Developing apps designed for a touch environment can be deeply challenging if your background is in conventional apps. Here are some tips to make the task less confronting.
Alien picture from Shutterstock
The 'alien' analogy comes courtesy of software designer, developer and consultant Billy Hollis, who used it during a presentation on development approaches at TechEd North America 2013. It came about when he was discussing the difficulty many developers have in explaining their work to loved ones.
"I tell them it's as if you were married to someone and every two years you wake up married to someone else," he said. "You just have to try to get along with that. That's the kind of change that we work with all the time."
While the shift to the cloud might represent the latest version of that switch, Hollis argued that the switch towards touch-screen apps with a highly visual interface (seen variously in Windows 8, iOS and Android) is a much bigger challenge.
"Going to the modern apps era is different," he said. "It's as if you wake up one morning and you're married to a reptilian alien. You don't even what sex it is."
Shacking up with an alien can be difficult, but Hollis insists it's not impossible. "In the last five years we've seen our industry turned upside down. Waves of change have hit us. But you can survive this transition; almost all developers can."
"Users are now conditioned to expect modern apps. Virtually none of our business software is ready for this. What gives most people a sinking feeling is they don't know how to write the kind of apps expected on this particular platform."
Here are Hollis' quick-fire suggestions for making that transition:
Take advantage of available technologies. Modern app platforms include large amounts of pre-built user interface code, but not al developers embrace them. "We have the UI stacks, and yet using those UI stacks the temptation is that you're used to the old-fashioned approach so you do that," Hollis said. "The biggest challenge is breaking you loose from this to come into the modern apps era."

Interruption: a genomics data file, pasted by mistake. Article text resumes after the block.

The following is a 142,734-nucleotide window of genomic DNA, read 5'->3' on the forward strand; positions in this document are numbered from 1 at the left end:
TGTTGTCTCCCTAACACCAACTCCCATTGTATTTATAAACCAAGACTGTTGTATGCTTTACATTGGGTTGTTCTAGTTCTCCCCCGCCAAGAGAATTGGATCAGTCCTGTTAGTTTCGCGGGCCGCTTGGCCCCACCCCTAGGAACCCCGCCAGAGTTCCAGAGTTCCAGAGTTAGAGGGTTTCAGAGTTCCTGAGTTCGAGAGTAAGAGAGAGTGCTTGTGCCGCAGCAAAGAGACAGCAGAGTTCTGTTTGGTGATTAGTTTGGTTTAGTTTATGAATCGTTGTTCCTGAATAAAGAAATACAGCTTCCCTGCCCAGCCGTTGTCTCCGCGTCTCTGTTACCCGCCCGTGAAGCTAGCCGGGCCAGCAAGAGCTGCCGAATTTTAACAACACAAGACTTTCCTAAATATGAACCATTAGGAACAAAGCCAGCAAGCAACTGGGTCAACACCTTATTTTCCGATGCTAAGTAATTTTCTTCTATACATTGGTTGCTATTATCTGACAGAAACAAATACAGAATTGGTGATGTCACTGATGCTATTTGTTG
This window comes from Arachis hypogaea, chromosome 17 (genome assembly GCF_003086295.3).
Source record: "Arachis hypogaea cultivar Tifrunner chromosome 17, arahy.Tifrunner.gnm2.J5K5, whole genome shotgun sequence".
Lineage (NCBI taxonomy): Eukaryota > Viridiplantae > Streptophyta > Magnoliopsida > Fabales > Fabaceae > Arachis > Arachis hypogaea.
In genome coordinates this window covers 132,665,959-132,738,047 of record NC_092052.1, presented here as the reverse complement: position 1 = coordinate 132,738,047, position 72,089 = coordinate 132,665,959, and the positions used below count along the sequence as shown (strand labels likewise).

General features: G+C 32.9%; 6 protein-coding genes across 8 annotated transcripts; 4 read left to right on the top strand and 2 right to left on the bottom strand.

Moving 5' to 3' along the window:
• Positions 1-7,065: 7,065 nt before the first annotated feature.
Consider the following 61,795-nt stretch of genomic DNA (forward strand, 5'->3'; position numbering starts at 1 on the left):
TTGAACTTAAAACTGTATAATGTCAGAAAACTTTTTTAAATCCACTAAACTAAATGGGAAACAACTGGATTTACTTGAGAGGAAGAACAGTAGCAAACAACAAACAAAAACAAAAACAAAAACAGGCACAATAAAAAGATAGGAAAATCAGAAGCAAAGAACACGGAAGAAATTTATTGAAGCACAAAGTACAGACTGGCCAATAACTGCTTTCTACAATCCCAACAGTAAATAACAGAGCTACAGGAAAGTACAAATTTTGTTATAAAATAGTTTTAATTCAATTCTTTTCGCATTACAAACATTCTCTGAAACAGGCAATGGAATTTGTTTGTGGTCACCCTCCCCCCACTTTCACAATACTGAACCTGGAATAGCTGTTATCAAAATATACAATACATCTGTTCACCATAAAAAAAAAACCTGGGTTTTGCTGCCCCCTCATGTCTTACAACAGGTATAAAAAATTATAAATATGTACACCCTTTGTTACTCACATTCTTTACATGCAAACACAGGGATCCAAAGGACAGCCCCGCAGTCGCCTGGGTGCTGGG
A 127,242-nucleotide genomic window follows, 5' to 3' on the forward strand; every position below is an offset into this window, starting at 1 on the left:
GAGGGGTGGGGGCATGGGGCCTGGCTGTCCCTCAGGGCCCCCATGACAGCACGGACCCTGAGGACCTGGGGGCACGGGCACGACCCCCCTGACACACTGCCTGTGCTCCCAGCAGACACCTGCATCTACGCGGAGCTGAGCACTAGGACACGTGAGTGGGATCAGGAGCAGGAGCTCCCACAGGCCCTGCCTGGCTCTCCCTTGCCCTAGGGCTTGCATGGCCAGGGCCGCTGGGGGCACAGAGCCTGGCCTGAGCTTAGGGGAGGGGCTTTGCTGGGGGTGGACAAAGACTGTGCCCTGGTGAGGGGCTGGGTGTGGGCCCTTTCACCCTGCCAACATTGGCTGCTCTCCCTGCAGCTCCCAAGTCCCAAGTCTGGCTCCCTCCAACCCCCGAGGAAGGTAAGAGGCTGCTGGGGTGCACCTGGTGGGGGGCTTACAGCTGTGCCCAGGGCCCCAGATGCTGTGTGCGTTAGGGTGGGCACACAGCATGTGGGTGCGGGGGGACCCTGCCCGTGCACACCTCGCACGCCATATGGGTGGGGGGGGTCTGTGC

One classic example is the spreadsheet-like data grid seen in many business apps. "Modern app platforms don't have a data grid in them. Why not? Because this way of interacting with info on a screen is an artefact of a mouse-driven, keyboard-driven world," Hollis said. "I am not telling you to never use a data grid, but I am saying it should be your last resort and not your first resort when you begin designing modern apps."
Don't be excessively reliant on designers or visual elements. It can be tempting to simply hire a designer for your look and feel, but that isn't always appropriate. "While designers have some strong skills and they're great participants in the process, it is a rare designer indeed who will acquire the domain understanding — the business understanding — that you already have," Hollis said.
On a similar note, don't spend too much time worrying about every visual detail. "The value in the modern era is not the colours," Hollis said. "The value is in the interaction. Does the app make intuitive sense the first time someone walks up to it?""
Don't be afraid of blank space. A good design principle is that users like white space and less-crowded screens," Hollis advised. "At one time swapping screens out was laborious, but we're way past that. Screen real estate is no longer valuable; pixels are free."
Watch users and experiment with different designs. You're in a relatively new domain, so you shouldn't expect everything to work immediately. Explore multiple designs before settling on one idea.
It's also worth setting aside time to observe your end users performing their tasks, even if this seems like a time sink at first. "If you can spend five years to hone your craft, can't you spend three days to watch your users?" Hollis asked.
"You have to be bold," Hollis concluded. "You have to break through your connection to the past and come up with designs you never thought you could." Additional developer tips (and alien matrimony techniques) are welcome in the comments.